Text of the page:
Written by Serafina Sicignano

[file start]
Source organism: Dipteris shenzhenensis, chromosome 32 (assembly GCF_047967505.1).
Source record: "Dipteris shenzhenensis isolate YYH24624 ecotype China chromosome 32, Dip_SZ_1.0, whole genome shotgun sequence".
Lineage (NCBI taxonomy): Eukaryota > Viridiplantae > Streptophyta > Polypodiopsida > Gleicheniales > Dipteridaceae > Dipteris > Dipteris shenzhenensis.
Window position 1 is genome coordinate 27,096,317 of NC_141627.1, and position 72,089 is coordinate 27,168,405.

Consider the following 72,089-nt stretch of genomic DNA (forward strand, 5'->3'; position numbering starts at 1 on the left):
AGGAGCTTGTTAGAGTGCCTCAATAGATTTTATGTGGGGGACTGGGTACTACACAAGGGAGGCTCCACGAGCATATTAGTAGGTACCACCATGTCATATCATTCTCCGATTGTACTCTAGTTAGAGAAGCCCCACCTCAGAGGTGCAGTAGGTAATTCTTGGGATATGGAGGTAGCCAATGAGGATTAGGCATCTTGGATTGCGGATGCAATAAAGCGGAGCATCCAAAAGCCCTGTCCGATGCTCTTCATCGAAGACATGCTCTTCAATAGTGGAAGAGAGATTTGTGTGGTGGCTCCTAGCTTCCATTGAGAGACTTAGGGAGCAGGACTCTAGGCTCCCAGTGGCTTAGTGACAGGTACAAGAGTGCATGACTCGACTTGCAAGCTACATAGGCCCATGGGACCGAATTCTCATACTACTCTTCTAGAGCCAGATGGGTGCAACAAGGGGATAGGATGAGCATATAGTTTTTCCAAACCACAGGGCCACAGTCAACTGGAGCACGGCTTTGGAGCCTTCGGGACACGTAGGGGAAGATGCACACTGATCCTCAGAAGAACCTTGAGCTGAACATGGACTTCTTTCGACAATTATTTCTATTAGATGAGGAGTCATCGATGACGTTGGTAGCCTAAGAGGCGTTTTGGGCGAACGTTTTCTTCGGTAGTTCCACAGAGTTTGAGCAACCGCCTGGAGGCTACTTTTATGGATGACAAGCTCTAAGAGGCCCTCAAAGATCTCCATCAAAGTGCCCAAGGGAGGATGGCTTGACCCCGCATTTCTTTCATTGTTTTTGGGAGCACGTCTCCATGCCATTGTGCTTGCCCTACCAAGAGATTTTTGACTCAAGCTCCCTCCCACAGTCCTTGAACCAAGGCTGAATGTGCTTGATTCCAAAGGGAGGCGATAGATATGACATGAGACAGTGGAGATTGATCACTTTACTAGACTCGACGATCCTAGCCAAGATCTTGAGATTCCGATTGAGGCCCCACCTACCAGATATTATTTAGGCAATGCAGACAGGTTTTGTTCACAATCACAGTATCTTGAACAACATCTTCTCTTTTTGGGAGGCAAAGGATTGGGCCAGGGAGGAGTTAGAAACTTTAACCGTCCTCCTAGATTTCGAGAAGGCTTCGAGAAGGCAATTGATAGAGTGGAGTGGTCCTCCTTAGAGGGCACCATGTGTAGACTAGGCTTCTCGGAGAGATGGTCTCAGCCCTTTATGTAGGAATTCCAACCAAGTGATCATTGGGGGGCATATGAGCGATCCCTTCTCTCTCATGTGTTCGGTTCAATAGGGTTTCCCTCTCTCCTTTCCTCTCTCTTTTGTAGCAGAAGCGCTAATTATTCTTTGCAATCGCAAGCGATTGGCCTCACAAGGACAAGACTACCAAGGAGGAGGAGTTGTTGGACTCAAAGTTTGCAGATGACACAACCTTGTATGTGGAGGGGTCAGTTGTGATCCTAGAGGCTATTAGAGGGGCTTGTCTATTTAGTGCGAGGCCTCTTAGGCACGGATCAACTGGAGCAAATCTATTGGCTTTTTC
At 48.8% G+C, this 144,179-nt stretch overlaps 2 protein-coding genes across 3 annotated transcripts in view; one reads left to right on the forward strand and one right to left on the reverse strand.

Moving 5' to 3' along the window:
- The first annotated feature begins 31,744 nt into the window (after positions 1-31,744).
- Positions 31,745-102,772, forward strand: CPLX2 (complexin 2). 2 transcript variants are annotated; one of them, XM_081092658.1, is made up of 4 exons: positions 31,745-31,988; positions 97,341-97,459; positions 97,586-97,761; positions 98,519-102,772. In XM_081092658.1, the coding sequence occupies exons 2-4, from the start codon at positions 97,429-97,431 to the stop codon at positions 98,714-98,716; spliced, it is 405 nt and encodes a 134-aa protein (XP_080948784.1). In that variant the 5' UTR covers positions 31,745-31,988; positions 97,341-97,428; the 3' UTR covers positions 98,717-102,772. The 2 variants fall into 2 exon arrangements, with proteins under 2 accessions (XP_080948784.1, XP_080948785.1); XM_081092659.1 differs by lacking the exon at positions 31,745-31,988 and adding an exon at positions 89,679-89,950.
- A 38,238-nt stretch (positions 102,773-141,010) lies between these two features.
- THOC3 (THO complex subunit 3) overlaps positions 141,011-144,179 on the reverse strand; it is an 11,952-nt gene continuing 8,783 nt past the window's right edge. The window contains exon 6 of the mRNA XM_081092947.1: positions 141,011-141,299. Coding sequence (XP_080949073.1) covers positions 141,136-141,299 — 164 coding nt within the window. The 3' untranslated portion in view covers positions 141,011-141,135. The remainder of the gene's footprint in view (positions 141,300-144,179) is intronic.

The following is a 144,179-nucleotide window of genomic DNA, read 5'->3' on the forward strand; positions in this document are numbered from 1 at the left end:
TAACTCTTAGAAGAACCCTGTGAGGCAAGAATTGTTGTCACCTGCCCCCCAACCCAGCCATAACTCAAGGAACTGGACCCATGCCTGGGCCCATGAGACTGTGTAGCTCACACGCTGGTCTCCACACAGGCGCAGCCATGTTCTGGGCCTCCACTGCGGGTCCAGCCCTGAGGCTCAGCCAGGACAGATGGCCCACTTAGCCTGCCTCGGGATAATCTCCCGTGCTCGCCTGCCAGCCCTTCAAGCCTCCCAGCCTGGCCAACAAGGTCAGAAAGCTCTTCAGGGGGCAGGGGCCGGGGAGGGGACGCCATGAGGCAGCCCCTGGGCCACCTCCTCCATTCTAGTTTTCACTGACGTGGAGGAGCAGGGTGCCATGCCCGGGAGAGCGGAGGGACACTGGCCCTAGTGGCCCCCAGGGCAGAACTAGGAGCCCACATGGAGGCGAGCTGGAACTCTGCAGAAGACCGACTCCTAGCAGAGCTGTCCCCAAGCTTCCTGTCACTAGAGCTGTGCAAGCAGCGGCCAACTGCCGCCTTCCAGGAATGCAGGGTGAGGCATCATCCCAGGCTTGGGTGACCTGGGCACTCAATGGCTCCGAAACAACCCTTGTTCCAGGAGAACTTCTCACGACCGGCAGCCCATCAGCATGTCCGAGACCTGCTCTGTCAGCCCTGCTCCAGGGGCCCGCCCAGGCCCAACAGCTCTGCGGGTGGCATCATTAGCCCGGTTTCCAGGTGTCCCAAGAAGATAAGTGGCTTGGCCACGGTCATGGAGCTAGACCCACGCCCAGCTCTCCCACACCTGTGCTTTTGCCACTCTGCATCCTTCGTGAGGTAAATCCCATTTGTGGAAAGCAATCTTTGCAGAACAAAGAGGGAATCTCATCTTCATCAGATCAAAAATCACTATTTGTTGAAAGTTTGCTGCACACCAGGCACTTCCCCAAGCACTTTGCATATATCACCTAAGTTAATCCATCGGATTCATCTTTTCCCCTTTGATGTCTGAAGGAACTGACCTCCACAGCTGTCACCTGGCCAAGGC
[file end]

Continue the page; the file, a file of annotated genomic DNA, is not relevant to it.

Governor Malloy is making his proposal for the education reform, which will happen in 2014 and if you think that this does not affect you…think again. Malloy offers $329 million in new funding as well as a $120 million cut in spending in the proposed fiscal year that starts in July. Under Malloy’s new plan students will benefit from a $30 million grant that Malloy plans to distribute to students going to public colleges. “We will require these districts to embrace key reforms or they will not get the money” Malloy stated at the House chamber in his second state of the State Address. Malloy also intends to change the tenure system that public schools offer their teachers. His statement: “I’m a Democrat. I’ve been told that I couldn’t, or shouldn’t touch teacher tenure, It’s been said by some that I won’t take on the issue because it will damage my relationship with teachers…This is the year to reform teacher tenure. So let’s get it done.” This statement at first glance is seemingly unimportant, however it does affect everyone involved in the public education system. Academic tenure is a policy which gives professors and teachers a permanent contract, effectively ensuring them employment for life. What does this mean to us? Well, basically it means that teachers that have tenure cannot get fired unless there is a “just cause” such as severe misconduct or incompetence. Firing a tenured teacher under these “just causes” can be very difficult. The argument against academic tenure is obvious: to fire an incompetent teacher who has tenure is extremely difficult. Critics say that teacher tenure allows bad teachers to stay in the public school system. Firing a teacher who has academic tenure is difficult because it can involve years of review and tens of thousands of dollars. I decided to ask the opinion of a teacher who I knew would have an opinion about Malloy’s proposal for education reform: Mr. Bergman. “My most pressing concern is Governor Malloy’s underlying interest in the charter school movement. While disparity in both income and opportunity destroy our faith in our public institutions, Malloy seems to frame this debate in anti-teacher rhetoric. This only undermines the public trust, thus destroying yet another layer of our social fabric. Students need positive experiences in each area of their lives. Blaming public schools and undermining the profession strikes me as a cheap shot from a man with higher political ambitions.” He also provided us with a link to the Jon Pelto WordPress Blog, place to read more about educational reform with a similar tone to Mr. Bergman’s. Now that we have Mr. Bergman’s and Malloy’s: what is your opinion.